Iga Swiatek has become the first Polish player in tennis history to win a singles grand slam title, shocking the world to triumph at the French Open.
Securing a first grand slam title is supposed to be an arduous task, but the 19-year-old crowned an extraordinary fortnight to win the French Open in a blaze of winners on Saturday, crushing Sofia Kenin 6-4 6-1.
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Swiatek, who had dropped only 23 games en route to the final, produced another audacious display as she announced herself as a young champion of rare quality.
Only briefly in the first set did Swiatek show any weakness, letting slip a 3-0 lead, but having edged a tightly-contested opening set she romped to victory, although fourth seed Kenin’s challenge appeared to be hampered by a thigh injury.
Australian Open champion Kenin, herself only 21, needed treatment at 1-2 in the second set and, on the resumption, Swiatek was utterly ruthless, conceding only three more points, sealing the title with an unstoppable forehand, her 25th winner.
Unseeded Swiatek, who was ranked 54th at the start of the tournament, is the youngest woman to win the French Open since Monica Seles in 1992 and the first to do so without dropping a set during the fortnight since Justine Henin in 2007.
After claiming victory she made her way into the stands to celebrate with her family, including former Olympic rower father Tomasz and her coach Piotr Sierzputowski.
“It was overwhelming for me. Two years ago I won a junior grand slam and now I'm here. It feels like such a short time. I'm just overwhelmed,” Swiatek, the lowest-ranked woman to win the French Open since rankings were introduced in 1975, said after returning to the court.
“Another underdog wins a grand slam in women’s tennis, it’s crazy.”
Tennis world erupts over never-before-seen moment
It was a sad end to the tournament for Kenin who was unable to find the form that saw her power past Petra Kvitova in the semi-finals.
Swiatek began the match on the shady side of the Court Philippe Chatrier court with Kenin in bright sunshine, but it was the Pole's tennis that illuminated the 84-minute final.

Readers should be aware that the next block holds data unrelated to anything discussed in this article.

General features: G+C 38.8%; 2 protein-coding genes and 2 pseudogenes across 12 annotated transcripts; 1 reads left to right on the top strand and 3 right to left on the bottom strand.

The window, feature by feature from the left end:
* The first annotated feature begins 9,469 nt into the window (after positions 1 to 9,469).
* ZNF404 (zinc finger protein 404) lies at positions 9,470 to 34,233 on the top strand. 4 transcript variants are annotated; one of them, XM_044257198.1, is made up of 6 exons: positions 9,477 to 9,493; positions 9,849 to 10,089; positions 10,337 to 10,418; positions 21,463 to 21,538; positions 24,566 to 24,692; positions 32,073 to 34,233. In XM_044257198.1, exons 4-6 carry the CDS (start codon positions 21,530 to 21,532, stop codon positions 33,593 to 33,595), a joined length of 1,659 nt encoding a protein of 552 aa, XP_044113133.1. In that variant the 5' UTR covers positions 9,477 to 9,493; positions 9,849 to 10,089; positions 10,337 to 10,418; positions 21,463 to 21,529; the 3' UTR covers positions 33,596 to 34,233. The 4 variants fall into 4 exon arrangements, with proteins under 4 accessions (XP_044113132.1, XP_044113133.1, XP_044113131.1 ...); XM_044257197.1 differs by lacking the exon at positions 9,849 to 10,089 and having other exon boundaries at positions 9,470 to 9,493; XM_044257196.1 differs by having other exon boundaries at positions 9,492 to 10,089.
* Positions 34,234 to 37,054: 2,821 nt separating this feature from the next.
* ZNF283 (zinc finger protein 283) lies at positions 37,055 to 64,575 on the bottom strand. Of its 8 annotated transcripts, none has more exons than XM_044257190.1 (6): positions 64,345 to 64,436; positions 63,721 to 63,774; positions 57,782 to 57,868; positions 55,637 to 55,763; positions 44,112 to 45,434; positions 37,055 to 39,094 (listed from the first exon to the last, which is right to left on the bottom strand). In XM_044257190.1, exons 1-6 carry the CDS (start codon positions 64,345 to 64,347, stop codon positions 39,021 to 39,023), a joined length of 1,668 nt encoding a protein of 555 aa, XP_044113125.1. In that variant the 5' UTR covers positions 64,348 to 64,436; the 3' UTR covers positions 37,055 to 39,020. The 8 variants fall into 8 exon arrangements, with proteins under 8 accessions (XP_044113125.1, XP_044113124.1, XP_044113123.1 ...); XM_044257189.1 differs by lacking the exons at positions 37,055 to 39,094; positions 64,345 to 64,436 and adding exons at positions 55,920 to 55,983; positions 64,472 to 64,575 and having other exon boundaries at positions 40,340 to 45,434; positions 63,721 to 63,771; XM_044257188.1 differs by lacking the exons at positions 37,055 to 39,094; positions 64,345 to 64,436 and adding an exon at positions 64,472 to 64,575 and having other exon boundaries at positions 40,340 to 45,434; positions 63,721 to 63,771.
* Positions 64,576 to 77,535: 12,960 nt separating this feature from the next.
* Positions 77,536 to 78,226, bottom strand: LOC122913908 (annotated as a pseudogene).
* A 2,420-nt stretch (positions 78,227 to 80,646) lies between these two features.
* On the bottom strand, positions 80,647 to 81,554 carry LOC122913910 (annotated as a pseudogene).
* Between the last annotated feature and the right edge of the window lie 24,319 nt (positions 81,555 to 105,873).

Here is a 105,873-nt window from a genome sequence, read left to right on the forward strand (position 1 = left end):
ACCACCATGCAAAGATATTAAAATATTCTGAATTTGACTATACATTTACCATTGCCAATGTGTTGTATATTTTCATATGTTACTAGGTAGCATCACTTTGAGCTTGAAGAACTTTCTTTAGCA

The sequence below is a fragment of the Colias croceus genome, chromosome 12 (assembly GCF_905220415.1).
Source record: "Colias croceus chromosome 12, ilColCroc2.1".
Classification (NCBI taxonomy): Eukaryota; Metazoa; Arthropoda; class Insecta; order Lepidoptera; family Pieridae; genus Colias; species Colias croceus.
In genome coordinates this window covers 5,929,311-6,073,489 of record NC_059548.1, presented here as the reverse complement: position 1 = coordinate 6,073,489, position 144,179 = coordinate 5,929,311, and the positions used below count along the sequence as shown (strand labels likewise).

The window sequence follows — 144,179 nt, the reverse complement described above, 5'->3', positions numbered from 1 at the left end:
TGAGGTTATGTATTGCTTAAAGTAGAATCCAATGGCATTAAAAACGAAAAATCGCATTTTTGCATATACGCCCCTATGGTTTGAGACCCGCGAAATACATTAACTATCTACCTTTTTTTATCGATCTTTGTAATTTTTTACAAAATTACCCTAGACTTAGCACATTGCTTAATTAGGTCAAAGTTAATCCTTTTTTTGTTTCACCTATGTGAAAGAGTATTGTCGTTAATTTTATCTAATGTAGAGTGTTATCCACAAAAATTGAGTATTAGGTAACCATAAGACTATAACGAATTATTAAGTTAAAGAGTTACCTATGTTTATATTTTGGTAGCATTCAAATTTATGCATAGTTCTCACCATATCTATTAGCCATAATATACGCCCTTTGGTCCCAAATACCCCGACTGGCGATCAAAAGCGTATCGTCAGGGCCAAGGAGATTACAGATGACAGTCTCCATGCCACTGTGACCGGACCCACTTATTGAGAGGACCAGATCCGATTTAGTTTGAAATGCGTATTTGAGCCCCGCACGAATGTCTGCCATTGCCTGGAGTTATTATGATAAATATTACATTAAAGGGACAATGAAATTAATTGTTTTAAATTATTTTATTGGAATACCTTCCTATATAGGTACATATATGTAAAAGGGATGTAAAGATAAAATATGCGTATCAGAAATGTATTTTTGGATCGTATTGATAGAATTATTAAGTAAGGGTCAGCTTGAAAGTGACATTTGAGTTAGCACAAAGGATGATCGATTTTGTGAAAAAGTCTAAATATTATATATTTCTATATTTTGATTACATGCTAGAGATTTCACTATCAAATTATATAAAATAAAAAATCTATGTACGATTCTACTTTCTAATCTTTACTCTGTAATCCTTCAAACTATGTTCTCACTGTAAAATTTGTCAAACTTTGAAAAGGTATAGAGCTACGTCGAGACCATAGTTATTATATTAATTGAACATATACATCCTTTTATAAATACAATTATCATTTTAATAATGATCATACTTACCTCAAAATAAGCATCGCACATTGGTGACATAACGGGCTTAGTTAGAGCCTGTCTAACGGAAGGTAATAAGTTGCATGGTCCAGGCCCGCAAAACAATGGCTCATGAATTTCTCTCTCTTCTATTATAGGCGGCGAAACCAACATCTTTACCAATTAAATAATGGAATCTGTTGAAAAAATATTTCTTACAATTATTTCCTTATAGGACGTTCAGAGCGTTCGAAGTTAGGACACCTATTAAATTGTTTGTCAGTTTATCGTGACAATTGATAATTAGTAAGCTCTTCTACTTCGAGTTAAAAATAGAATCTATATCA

She began as freely as if it was match down at her local club in Warsaw, sprinting into a 3-0 lead.
Kenin, whose tightly-wound and expressive demeanour was a stark contrast to Swiatek's calm approach, fought back to 3-3 as her backhand began to do some damage.
Swiatek came through a tense service game at 3-3 and, in the best passage of play in the final, then broke Kenin after another long game in which she saved a game point with a superb drop volley, having chased down a drop shot.
Kenin broke serve with a glorious backhand to trail 5-4 but Swiatek was feasting on the American's serve and broke for the third time in the set to move to take the opener.
Swiatek dropped serve at the start of the second set but hit back immediately and Kenin's challenge faded rapidly after she had her left thigh heavily taped.
Logic suggests nerves might have became a factor as glory beckoned but Swiatek bashed winners all over the court to announce herself as the sport's latest sensation in style.
The sporting world was left in disbelief over the never-before-seen moment.
What an amazing success, what a great story! Good job @iga_swiatek 🎾👏🤜🤛— Robert Lewandowski (@lewy_official) October 10, 2020
Two years ago we enjoyed watching you train at the #RafaNadalAcademy as a Junior player. Today we are happy to see you win #RolandGarros ‼️Amazing‼️ Congratulations @iga_swiatek! 👏🏻👏🏻👏🏻 pic.twitter.com/iGjqpIw5gg— Rafa Nadal Academy by Movistar (@rnadalacademy) October 10, 2020
Have not been watching tennis for a while. This lady Swiatek looks like she is going to dominate woman’s tennis for a long while. Great ground strokes, serve and just strong attitude. Can’t wait for a match between her and Serena. #FrenchOpen2020 woman’s final— Mmusi Maimane (@MmusiMaimane) October 10, 2020
Swiatek becomes the 2nd most dominant Roland Garros women's singles champion* in terms of "games lost". Incredible stat. 2nd only after Graf's legendary 1988 run.— Gökalp Taşkesen (@gokotaskes) October 10, 2020
Unbelievable that she achieved this at 19.
*doesn't include 1969-80 and '82 where champ had to play <7 rounds pic.twitter.com/kTZzLTmDre
Ever since Boris Becker captured my imagination in the 1985 Wimbledon final, this is the first time I had no clue who the finalists were in a Grand Slam tournament.— The Zooter (@BluntBong) October 10, 2020
But Iga, oh my god, you're a champion for the long run. Congrats, @iga_swiatek #FrenchOpen2020
OH MY GOD SWIATEK!!!!!!!!— andre (@andreopines) October 10, 2020
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